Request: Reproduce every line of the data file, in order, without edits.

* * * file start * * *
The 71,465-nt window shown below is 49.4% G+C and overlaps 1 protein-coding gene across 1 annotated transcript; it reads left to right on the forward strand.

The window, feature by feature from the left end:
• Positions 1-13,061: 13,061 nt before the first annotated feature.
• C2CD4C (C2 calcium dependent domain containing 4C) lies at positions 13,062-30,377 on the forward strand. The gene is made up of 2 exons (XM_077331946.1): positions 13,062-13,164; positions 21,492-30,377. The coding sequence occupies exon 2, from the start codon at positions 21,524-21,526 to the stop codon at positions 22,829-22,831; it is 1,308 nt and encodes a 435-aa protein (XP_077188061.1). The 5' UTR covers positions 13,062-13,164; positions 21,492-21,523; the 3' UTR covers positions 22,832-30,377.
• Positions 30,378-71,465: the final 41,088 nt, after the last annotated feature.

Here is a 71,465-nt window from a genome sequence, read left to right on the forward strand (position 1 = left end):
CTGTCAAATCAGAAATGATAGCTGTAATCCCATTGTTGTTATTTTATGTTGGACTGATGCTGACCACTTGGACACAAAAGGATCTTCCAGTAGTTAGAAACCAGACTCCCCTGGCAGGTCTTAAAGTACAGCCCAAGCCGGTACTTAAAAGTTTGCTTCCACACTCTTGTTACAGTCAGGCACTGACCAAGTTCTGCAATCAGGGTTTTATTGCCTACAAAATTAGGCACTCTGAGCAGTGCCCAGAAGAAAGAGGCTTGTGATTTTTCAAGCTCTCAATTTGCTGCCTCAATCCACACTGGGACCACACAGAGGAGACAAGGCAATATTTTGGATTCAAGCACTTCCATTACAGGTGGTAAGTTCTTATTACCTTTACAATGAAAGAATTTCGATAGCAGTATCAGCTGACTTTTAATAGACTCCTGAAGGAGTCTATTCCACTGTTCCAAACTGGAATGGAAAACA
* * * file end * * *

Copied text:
The 71,465-nt window shown below is 49.4% G+C and overlaps 1 protein-coding gene across 1 annotated transcript; it reads left to right on the forward strand.

The window, feature by feature from the left end:
• Positions 1-13,061: 13,061 nt before the first annotated feature.
• C2CD4C (C2 calcium dependent domain containing 4C) lies at positions 13,062-30,377 on the forward strand. The gene is made up of 2 exons (XM_077331946.1): positions 13,062-13,164; positions 21,492-30,377. The coding sequence occupies exon 2, from the start codon at positions 21,524-21,526 to the stop codon at positions 22,829-22,831; it is 1,308 nt and encodes a 435-aa protein (XP_077188061.1). The 5' UTR covers positions 13,062-13,164; positions 21,492-21,523; the 3' UTR covers positions 22,832-30,377.
• Positions 30,378-71,465: the final 41,088 nt, after the last annotated feature.

Here is a 71,465-nt window from a genome sequence, read left to right on the forward strand (position 1 = left end):
CTGTCAAATCAGAAATGATAGCTGTAATCCCATTGTTGTTATTTTATGTTGGACTGATGCTGACCACTTGGACACAAAAGGATCTTCCAGTAGTTAGAAACCAGACTCCCCTGGCAGGTCTTAAAGTACAGCCCAAGCCGGTACTTAAAAGTTTGCTTCCACACTCTTGTTACAGTCAGGCACTGACCAAGTTCTGCAATCAGGGTTTTATTGCCTACAAAATTAGGCACTCTGAGCAGTGCCCAGAAGAAAGAGGCTTGTGATTTTTCAAGCTCTCAATTTGCTGCCTCAATCCACACTGGGACCACACAGAGGAGACAAGGCAATATTTTGGATTCAAGCACTTCCATTACAGGTGGTAAGTTCTTATTACCTTTACAATGAAAGAATTTCGATAGCAGTATCAGCTGACTTTTAATAGACTCCTGAAGGAGTCTATTCCACTGTTCCAAACTGGAATGGAAAACA